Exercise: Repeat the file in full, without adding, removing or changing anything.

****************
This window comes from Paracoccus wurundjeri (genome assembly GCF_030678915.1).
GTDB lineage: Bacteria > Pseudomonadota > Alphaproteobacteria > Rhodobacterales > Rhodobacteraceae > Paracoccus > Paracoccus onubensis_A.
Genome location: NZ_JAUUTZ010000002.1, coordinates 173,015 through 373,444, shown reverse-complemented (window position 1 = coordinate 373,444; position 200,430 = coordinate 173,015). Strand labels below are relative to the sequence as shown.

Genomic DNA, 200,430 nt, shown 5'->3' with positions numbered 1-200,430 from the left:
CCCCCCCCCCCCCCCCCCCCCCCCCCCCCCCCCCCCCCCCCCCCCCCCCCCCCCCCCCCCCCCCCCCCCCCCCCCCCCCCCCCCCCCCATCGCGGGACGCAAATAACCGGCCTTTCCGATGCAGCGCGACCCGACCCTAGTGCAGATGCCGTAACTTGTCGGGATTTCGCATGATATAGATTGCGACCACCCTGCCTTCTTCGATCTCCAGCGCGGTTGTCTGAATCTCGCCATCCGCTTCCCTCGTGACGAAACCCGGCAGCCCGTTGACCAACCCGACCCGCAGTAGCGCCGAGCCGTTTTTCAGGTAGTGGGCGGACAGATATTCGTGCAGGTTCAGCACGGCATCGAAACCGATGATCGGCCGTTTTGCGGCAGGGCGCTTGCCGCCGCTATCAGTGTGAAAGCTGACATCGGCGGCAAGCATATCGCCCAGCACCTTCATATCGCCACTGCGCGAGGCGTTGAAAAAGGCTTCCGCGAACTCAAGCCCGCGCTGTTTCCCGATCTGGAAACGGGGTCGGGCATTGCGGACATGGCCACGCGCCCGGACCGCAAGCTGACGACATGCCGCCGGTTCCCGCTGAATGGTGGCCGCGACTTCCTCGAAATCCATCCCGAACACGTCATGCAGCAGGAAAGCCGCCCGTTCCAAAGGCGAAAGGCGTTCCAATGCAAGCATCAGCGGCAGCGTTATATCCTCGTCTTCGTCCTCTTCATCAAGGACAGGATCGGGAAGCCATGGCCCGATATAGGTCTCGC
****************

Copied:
This window comes from Paracoccus wurundjeri (genome assembly GCF_030678915.1).
GTDB lineage: Bacteria > Pseudomonadota > Alphaproteobacteria > Rhodobacterales > Rhodobacteraceae > Paracoccus > Paracoccus onubensis_A.
Genome location: NZ_JAUUTZ010000002.1, coordinates 173,015 through 373,444, shown reverse-complemented (window position 1 = coordinate 373,444; position 200,430 = coordinate 173,015). Strand labels below are relative to the sequence as shown.

Genomic DNA, 200,430 nt, shown 5'->3' with positions numbered 1-200,430 from the left:
CCCCCCCCCCCCCCCCCCCCCCCCCCCCCCCCCCCCCCCCCCCCCCCCCCCCCCCCCCCCCCCCCCCCCCCCCCCCCCCCCCCCCCCCATCGCGGGACGCAAATAACCGGCCTTTCCGATGCAGCGCGACCCGACCCTAGTGCAGATGCCGTAACTTGTCGGGATTTCGCATGATATAGATTGCGACCACCCTGCCTTCTTCGATCTCCAGCGCGGTTGTCTGAATCTCGCCATCCGCTTCCCTCGTGACGAAACCCGGCAGCCCGTTGACCAACCCGACCCGCAGTAGCGCCGAGCCGTTTTTCAGGTAGTGGGCGGACAGATATTCGTGCAGGTTCAGCACGGCATCGAAACCGATGATCGGCCGTTTTGCGGCAGGGCGCTTGCCGCCGCTATCAGTGTGAAAGCTGACATCGGCGGCAAGCATATCGCCCAGCACCTTCATATCGCCACTGCGCGAGGCGTTGAAAAAGGCTTCCGCGAACTCAAGCCCGCGCTGTTTCCCGATCTGGAAACGGGGTCGGGCATTGCGGACATGGCCACGCGCCCGGACCGCAAGCTGACGACATGCCGCCGGTTCCCGCTGAATGGTGGCCGCGACTTCCTCGAAATCCATCCCGAACACGTCATGCAGCAGGAAAGCCGCCCGTTCCAAAGGCGAAAGGCGTTCCAATGCAAGCATCAGCGGCAGCGTTATATCCTCGTCTTCGTCCTCTTCATCAAGGACAGGATCGGGAAGCCATGGCCCGATATAGGTCTCGC